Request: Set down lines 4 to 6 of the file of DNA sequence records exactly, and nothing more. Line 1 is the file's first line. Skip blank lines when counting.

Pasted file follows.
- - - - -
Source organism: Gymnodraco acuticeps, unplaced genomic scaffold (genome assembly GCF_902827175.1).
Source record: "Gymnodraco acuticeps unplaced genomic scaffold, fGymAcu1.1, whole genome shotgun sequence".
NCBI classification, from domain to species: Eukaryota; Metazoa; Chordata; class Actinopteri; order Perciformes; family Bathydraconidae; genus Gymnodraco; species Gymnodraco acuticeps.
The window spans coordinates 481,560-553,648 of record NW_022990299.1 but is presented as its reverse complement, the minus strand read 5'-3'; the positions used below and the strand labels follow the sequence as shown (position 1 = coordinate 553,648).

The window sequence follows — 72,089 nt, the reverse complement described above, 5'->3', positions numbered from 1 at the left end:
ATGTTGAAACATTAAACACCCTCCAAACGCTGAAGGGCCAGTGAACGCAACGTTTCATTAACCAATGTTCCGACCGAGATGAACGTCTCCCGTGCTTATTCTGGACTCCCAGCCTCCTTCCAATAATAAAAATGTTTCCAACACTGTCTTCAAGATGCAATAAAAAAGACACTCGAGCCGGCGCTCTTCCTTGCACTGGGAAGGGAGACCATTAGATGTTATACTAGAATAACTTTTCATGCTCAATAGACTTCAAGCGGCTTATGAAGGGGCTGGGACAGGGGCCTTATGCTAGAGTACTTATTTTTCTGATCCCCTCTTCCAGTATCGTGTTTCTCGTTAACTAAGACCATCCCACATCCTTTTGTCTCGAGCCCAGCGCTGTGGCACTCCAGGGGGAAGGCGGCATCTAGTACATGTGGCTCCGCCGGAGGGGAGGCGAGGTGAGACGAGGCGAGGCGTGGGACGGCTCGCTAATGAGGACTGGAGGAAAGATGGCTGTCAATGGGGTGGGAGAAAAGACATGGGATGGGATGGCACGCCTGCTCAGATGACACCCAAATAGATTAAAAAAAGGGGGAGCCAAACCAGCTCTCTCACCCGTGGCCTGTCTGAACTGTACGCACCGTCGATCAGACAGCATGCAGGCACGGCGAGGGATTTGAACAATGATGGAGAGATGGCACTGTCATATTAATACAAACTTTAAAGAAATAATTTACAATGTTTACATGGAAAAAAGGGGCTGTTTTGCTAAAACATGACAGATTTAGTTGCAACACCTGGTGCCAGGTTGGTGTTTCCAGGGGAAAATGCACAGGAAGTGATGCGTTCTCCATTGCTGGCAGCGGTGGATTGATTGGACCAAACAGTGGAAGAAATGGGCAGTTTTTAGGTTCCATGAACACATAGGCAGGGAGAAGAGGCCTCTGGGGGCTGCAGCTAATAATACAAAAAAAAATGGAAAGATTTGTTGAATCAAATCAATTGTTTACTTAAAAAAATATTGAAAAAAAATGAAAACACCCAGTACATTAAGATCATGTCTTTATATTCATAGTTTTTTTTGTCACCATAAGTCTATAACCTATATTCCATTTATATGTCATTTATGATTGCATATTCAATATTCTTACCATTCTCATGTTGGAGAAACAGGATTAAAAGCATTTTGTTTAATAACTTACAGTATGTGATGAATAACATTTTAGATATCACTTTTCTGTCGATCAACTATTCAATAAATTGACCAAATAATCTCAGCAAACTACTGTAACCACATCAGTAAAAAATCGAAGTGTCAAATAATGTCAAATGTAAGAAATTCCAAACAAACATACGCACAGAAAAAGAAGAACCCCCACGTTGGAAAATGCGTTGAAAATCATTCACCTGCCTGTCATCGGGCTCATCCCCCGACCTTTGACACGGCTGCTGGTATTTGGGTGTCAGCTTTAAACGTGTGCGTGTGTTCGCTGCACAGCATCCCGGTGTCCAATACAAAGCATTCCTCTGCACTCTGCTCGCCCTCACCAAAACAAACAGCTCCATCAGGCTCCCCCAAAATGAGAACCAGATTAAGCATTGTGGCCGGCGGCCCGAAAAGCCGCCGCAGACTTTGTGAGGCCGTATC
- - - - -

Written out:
The window spans coordinates 481,560-553,648 of record NW_022990299.1 but is presented as its reverse complement, the minus strand read 5'-3'; the positions used below and the strand labels follow the sequence as shown (position 1 = coordinate 553,648).

The window sequence follows — 72,089 nt, the reverse complement described above, 5'->3', positions numbered from 1 at the left end:
ATGTTGAAACATTAAACACCCTCCAAACGCTGAAGGGCCAGTGAACGCAACGTTTCATTAACCAATGTTCCGACCGAGATGAACGTCTCCCGTGCTTATTCTGGACTCCCAGCCTCCTTCCAATAATAAAAATGTTTCCAACACTGTCTTCAAGATGCAATAAAAAAGACACTCGAGCCGGCGCTCTTCCTTGCACTGGGAAGGGAGACCATTAGATGTTATACTAGAATAACTTTTCATGCTCAATAGACTTCAAGCGGCTTATGAAGGGGCTGGGACAGGGGCCTTATGCTAGAGTACTTATTTTTCTGATCCCCTCTTCCAGTATCGTGTTTCTCGTTAACTAAGACCATCCCACATCCTTTTGTCTCGAGCCCAGCGCTGTGGCACTCCAGGGGGAAGGCGGCATCTAGTACATGTGGCTCCGCCGGAGGGGAGGCGAGGTGAGACGAGGCGAGGCGTGGGACGGCTCGCTAATGAGGACTGGAGGAAAGATGGCTGTCAATGGGGTGGGAGAAAAGACATGGGATGGGATGGCACGCCTGCTCAGATGACACCCAAATAGATTAAAAAAAGGGGGAGCCAAACCAGCTCTCTCACCCGTGGCCTGTCTGAACTGTACGCACCGTCGATCAGACAGCATGCAGGCACGGCGAGGGATTTGAACAATGATGGAGAGATGGCACTGTCATATTAATACAAACTTTAAAGAAATAATTTACAATGTTTACATGGAAAAAAGGGGCTGTTTTGCTAAAACATGACAGATTTAGTTGCAACACCTGGTGCCAGGTTGGTGTTTCCAGGGGAAAATGCACAGGAAGTGATGCGTTCTCCATTGCTGGCAGCGGTGGATTGATTGGACCAAACAGTGGAAGAAATGGGCAGTTTTTAGGTTCCATGAACACATAGGCAGGGAGAAGAGGCCTCTGGGGGCTGCAGCTAATAATACAAAAAAAAATGGAAAGATTTGTTGAATCAAATCAATTGTTTACTTAAAAAAATATTGAAAAAAAATGAAAACACCCAGTACATTAAGATCATGTCTTTATATTCATAGTTTTTTTTGTCACCATAAGTCTATAACCTATATTCCATTTATATGTCATTTATGATTGCATATTCAATATTCTTACCATTCTCATGTTGGAGAAACAGGATTAAAAGCATTTTGTTTAATAACTTACAGTATGTGATGAATAACATTTTAGATATCACTTTTCTGTCGATCAACTATTCAATAAATTGACCAAATAATCTCAGCAAACTACTGTAACCACATCAGTAAAAAATCGAAGTGTCAAATAATGTCAAATGTAAGAAATTCCAAACAAACATACGCACAGAAAAAGAAGAACCCCCACGTTGGAAAATGCGTTGAAAATCATTCACCTGCCTGTCATCGGGCTCATCCCCCGACCTTTGACACGGCTGCTGGTATTTGGGTGTCAGCTTTAAACGTGTGCGTGTGTTCGCTGCACAGCATCCCGGTGTCCAATACAAAGCATTCCTCTGCACTCTGCTCGCCCTCACCAAAACAAACAGCTCCATCAGGCTCCCCCAAAATGAGAACCAGATTAAGCATTGTGGCCGGCGGCCCGAAAAGCCGCCGCAGACTTTGTGAGGCCGTATC